One-Hour Pool Billiards Lessons for One, Two or Four at Ozone Billiards (Up to 64% Off)

Kennesaw

Value Discount You Save
$60 60% $36
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In a Nutshell

Through small-group guidance from professional instructor and video analysis, clients learn impressive billiards skills

The Fine Print

Promotional value expires 180 days after purchase. Amount paid never expires. Reservation required. Limit 1 per person, may buy 1 additional as gift. Limit 1 per visit. Valid only for option purchased. All goods or services must be used by the same person. Merchant is solely responsible to purchasers for the care and quality of the advertised goods and services.

Choose from Three Options

  • $24 for One-Hour Pool Lesson ($60 value)
  • $46 for One-Hour Couples Pool Lesson ($120 value)
  • $87 for One-Hour Pool Lesson For 4 ($240 value)

Pool Tables: A Peek Under the Felt

Pool is a timeless game and as such the design of the table has hardly changed in hundreds of years. Check out Groupon’s dissection of the history hidden in the pockets.

The pool table has occupied an indelible place in American culture for years, serving as a fixture in bars, billiard halls, and even the White House. In 1828, John Quincy Adams placed a pool table in the presidential quarters, leading a congressman to decry it as “gambling furniture.” Morality notwithstanding, the basic structure of the billiards or pool table has remained the same through much of modern history. While the earliest tables used wood for the top surface, or “bed,” most manufacturers since the 1820s have preferred slate—a rock that naturally breaks into flat pieces and resists warping. The modern pool tables most often seen in the United States contain six ”pockets” carved into the bed—one on each of the four corners and one at the midpoint of each longer side—as well as a border of rubber “rails” surrounding the playing surface. Stretched taut over the slate and tucked over the rails, a thin cloth of woven wool—not actually “felt,” as it’s called—has been the fabric of choice since the 1500s. Dimensions may vary—4.5’x9’ is the standard size—but pool tables are always rectangular and twice as long as they are wide in case players need to hop on top for a fencing match to settle any disputes.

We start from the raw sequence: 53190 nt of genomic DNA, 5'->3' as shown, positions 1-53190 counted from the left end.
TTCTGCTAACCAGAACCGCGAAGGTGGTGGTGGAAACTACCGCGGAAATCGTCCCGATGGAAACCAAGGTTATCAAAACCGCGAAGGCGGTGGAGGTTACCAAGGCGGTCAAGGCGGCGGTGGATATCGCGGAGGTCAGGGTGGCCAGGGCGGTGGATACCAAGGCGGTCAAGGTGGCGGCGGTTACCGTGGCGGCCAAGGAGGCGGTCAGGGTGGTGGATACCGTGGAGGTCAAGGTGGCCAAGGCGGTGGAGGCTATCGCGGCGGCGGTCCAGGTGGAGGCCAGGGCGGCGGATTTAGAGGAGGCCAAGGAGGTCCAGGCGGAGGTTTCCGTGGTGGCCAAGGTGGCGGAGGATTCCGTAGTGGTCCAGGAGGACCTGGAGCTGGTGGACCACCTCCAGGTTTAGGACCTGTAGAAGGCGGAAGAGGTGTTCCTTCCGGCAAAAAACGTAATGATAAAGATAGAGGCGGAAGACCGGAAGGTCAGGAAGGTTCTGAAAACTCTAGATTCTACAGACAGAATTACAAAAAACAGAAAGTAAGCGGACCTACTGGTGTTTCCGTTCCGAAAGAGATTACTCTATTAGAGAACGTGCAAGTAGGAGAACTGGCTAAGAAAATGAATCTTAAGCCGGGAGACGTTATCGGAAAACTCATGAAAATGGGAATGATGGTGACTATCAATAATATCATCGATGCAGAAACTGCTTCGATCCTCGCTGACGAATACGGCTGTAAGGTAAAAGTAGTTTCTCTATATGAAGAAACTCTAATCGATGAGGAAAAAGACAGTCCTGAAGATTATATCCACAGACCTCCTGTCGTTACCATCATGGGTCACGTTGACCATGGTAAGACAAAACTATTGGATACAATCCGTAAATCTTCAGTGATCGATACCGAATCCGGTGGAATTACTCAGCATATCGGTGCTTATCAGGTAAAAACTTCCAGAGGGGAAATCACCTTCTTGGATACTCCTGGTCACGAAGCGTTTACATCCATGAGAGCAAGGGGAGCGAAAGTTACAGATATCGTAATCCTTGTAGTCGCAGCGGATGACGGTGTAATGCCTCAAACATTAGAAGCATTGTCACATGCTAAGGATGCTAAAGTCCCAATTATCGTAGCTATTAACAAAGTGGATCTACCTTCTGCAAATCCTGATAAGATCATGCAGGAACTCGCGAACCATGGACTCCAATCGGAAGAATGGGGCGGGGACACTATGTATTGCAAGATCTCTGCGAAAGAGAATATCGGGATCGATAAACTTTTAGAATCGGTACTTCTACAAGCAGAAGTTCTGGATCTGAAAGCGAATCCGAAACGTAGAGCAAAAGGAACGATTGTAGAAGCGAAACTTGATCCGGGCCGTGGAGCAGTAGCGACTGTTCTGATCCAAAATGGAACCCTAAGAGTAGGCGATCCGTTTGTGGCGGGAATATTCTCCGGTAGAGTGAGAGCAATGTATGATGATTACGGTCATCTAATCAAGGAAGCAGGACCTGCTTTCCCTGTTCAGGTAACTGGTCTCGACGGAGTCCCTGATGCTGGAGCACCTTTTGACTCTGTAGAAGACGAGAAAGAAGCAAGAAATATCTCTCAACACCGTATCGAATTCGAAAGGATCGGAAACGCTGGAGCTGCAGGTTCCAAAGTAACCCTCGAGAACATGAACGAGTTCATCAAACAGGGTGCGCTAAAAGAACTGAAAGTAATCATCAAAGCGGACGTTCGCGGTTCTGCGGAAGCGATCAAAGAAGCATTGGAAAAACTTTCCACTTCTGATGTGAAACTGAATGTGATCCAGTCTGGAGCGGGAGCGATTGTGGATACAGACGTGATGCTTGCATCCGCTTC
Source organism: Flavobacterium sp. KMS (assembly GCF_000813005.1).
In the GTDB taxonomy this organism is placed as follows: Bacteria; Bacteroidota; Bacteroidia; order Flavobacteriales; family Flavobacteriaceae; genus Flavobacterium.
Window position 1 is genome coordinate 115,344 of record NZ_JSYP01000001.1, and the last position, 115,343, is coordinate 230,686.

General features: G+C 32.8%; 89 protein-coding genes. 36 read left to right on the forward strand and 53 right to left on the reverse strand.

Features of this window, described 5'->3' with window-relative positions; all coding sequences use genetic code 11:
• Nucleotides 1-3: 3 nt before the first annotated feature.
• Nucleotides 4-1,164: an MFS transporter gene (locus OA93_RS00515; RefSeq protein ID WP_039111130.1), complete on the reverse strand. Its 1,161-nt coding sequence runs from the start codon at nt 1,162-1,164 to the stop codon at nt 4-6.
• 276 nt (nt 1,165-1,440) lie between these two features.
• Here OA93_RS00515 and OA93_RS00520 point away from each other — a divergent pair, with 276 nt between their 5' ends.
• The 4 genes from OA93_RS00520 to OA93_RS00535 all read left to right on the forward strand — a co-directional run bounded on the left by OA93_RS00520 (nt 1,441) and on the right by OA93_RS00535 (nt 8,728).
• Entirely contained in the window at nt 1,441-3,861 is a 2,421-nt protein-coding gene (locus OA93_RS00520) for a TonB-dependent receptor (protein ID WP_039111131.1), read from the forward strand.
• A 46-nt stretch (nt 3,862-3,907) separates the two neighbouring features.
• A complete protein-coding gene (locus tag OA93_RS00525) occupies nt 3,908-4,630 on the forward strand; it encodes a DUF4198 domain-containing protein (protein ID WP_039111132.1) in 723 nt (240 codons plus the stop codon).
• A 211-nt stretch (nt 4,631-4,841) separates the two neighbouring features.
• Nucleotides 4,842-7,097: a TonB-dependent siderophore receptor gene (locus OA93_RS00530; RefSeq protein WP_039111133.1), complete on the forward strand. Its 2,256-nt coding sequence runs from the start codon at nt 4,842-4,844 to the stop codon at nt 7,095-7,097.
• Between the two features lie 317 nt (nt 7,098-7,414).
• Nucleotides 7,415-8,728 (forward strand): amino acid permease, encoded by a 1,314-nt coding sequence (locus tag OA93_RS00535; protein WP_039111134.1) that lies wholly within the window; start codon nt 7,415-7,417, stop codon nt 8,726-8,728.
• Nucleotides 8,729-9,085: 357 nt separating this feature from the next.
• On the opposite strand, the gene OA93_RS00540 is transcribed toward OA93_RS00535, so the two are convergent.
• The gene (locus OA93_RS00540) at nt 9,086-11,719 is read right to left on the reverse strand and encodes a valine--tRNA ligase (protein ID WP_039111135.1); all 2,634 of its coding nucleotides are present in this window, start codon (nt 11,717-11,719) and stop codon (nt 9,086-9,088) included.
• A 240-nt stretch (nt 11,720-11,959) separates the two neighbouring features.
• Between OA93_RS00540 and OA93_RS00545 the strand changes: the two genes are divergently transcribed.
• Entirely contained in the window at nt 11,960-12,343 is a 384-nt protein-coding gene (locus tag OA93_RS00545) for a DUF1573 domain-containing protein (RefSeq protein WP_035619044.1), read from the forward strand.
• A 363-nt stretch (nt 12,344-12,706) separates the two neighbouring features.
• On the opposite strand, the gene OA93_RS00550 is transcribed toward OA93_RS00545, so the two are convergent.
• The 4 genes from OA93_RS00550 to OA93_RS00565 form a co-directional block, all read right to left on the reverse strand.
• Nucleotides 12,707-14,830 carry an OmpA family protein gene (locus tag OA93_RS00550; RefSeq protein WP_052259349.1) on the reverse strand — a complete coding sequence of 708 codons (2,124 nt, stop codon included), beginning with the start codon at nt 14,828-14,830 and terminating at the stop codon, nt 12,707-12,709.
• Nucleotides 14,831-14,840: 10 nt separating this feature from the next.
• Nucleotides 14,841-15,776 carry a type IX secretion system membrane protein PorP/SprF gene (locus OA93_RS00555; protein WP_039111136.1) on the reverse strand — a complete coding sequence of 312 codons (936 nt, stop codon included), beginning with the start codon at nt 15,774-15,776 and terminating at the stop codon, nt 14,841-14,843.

One of the most striking variations among pool tables is in how they deal with the balls once they’re pocketed. Whether in a basement rec room or a pool hall, standard tables typically catch the balls in nets or pouches suspended under the pockets, making them easy to recover. In most commercial pool tables, however, each pocket is a trap door, confiscating the balls as they roll down a circuit of chutes inside the table and come to rest behind a sheet of plexiglass—visible yet irretrievable until players pay for the next game. Still, a curious thing happens in the event of a scratch: the cue ball manages to avoid the fate of its numbered brethren, funneling into its own receptacle so that the game can continue. There’s nothing mystical about the cue balls’ immortality, though. Some tables simply use a cue ball that’s ever-so-slightly larger than the others, allowing it to roll past the initial chute and drop into a larger one. Another method is to place a magnetic device inside the cue ball, which triggers a detector that closes a trap door and diverts the ball to a safer passage.

Merchant Location Map
  1. 1

    Kennesaw

    890 Cobb Place Boulevard Northwest

    #100

    Kennesaw, GA 30144

    +16785014200

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